N-Key Rollover Explained

What is it?

N-key rollover, often referred to as NKRO for short, is a term that is known and appreciated by many gaming enthusiasts but may not be as widely known as another term, anti-ghosting. Anti-ghosting is a term frequently used by Microsoft, Logitech, and other popular keyboard manufacturers when marketing their products.  It is important to know the difference between the two terms:
  • N-Key Rollover - The press of each key on a keyboard can be detected individually, which means that each key you press will be seen by your operating system no matter how many keys you are holding down simultaneously (hence the variable 'n' in n-key to refer to as many keys as are possible to press on a keyboard).
  • Anti-Ghosting - This can refer to the ability of a keyboard to recognize 3 or more key presses at once. The main thing to point out is that anti-ghosting usually implies that there is a limit on which combinations of keys and how many of them can be pressed simultaneously, while n-key rollover keyboards have no such limit (except when using USB, see 'PS/2 vs USB Technical Limitations' below). The number of simultaneously recognized key presses varies between each model of keyboard that does not have full n-key rollover. In some ways, you can think of anti-ghosting as an attempt by manufacturers to improve functionality of cheaply made rubber dome keyboards, without having to implement proper n-key rollover functionality.

    Note: Although this is how the term anti-ghosting is usually used, ghosting on a keyboard actually refers to something else. "Ghosting is when you press two keys on the keyboard, and a 3rd key - which you didn't press - gets sent to the PC as well. This is very rarely seen on even the cheapest modern boards, because manufacturers have the habit of limiting the rollover so that ghost keys are always blocked." -Overclock.net Forums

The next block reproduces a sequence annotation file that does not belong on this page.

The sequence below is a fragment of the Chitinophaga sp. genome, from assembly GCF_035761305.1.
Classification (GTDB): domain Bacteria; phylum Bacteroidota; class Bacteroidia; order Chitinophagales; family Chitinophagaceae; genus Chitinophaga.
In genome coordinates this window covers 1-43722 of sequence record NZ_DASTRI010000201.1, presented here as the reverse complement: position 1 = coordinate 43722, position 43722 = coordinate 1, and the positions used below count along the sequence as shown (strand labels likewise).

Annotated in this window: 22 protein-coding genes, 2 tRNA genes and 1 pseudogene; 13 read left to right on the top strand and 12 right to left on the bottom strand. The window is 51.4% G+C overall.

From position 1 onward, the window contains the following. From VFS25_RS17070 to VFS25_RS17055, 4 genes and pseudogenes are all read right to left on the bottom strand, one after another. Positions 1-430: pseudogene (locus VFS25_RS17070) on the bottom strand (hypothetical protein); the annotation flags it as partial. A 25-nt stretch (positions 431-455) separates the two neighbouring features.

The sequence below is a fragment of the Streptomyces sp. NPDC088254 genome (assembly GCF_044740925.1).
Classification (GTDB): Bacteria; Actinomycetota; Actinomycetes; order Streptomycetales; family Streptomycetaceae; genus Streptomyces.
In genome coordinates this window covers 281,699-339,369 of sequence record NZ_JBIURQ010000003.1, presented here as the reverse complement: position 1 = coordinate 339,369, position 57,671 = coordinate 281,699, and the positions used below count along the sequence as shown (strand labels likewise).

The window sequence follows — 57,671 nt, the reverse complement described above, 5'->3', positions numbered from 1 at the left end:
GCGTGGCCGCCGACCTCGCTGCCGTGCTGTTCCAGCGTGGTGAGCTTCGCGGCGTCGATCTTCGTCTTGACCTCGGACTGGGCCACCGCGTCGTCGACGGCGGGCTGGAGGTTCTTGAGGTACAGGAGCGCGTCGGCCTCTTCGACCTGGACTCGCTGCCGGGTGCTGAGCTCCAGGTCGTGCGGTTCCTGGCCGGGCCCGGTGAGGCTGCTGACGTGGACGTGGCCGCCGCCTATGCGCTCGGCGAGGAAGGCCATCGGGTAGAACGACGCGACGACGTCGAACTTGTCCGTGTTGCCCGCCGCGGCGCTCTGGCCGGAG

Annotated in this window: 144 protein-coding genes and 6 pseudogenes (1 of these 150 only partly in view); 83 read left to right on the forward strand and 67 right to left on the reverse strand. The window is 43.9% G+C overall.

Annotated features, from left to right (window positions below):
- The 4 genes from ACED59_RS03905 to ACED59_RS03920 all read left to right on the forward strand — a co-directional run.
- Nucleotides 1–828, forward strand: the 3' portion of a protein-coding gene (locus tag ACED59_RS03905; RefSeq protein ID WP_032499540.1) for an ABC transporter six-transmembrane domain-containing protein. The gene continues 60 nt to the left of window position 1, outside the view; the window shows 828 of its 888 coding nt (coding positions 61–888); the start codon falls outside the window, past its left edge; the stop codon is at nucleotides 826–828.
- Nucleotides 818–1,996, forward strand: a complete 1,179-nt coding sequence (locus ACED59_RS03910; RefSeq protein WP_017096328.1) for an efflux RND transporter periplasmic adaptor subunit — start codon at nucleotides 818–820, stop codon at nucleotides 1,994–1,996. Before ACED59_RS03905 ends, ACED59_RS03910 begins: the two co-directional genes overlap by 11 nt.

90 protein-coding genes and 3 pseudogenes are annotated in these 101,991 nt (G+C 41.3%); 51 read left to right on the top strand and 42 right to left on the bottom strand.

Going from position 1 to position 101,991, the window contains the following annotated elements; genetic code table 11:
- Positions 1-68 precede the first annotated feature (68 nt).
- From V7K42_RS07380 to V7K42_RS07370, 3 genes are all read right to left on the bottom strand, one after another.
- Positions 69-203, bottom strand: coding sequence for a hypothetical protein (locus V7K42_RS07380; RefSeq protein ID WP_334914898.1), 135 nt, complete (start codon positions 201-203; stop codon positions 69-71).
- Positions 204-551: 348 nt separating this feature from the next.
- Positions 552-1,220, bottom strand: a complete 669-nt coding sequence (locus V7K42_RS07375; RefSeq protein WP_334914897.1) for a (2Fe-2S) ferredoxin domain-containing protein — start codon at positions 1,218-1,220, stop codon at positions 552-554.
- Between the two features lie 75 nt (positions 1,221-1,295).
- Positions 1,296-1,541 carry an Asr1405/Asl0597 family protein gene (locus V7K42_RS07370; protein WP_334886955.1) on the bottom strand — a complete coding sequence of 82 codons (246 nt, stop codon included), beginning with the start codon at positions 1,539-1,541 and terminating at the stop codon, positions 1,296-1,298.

If you'd like to explore this topic in greater depth, I highly recommend starting with the following:
  • Technological Background Information - Even though this is on a braille-oriented site, skip to the section titled 'Technological Background Information' for an excellent discussion on n-key rollover (which most keyboards had in the early days of computing before keyboards became cheap commodity items).
  • Wikipedia - Explanation of keyboard rollover.
  • Microsoft Applied Sciences - Explanation of keyboard ghosting.

Why Should I Care About It?

It is probably about time to give an example to bring things into context. The Microsoft Sidewinder X6 keyboard is a fairly recent gaming keyboard that is frequently criticized for its anti-ghosting capabilities or lack thereof.  With this particular keyboard, the common complaint is that gamers can't press certain 3-key combinations like:
  • Ctrl + W + R (Crouch + Forward + Reload)
In this case, after pressing the first two keys (Ctrl + W), the third key (R) doesn't register. While key combinations like this may not be used by every gamer, it is a real problem...even with keyboards like this marketed towards gamers. Whether you are a gamer, a photoshop user, or power user of other software you may come across certain 3-key combinations/shortcuts that may not work. The circuitry in keyboards these days is designed in such a way that only certain key combinations work. Engineers optimize the circuitry so that the most common combinations will work, but the inherent drawback with the designs is that there will be combinations that just won't work. Again, I'll refer you to the Microsoft Applied Sciences article for a much more in-depth explanation.

My intent is not to single out the Microsoft keyboard, but to demonstrate that you may run into issues like this if you don't have a keyboard that has full n-key rollover support.

PS/2 vs USB Technical Limitations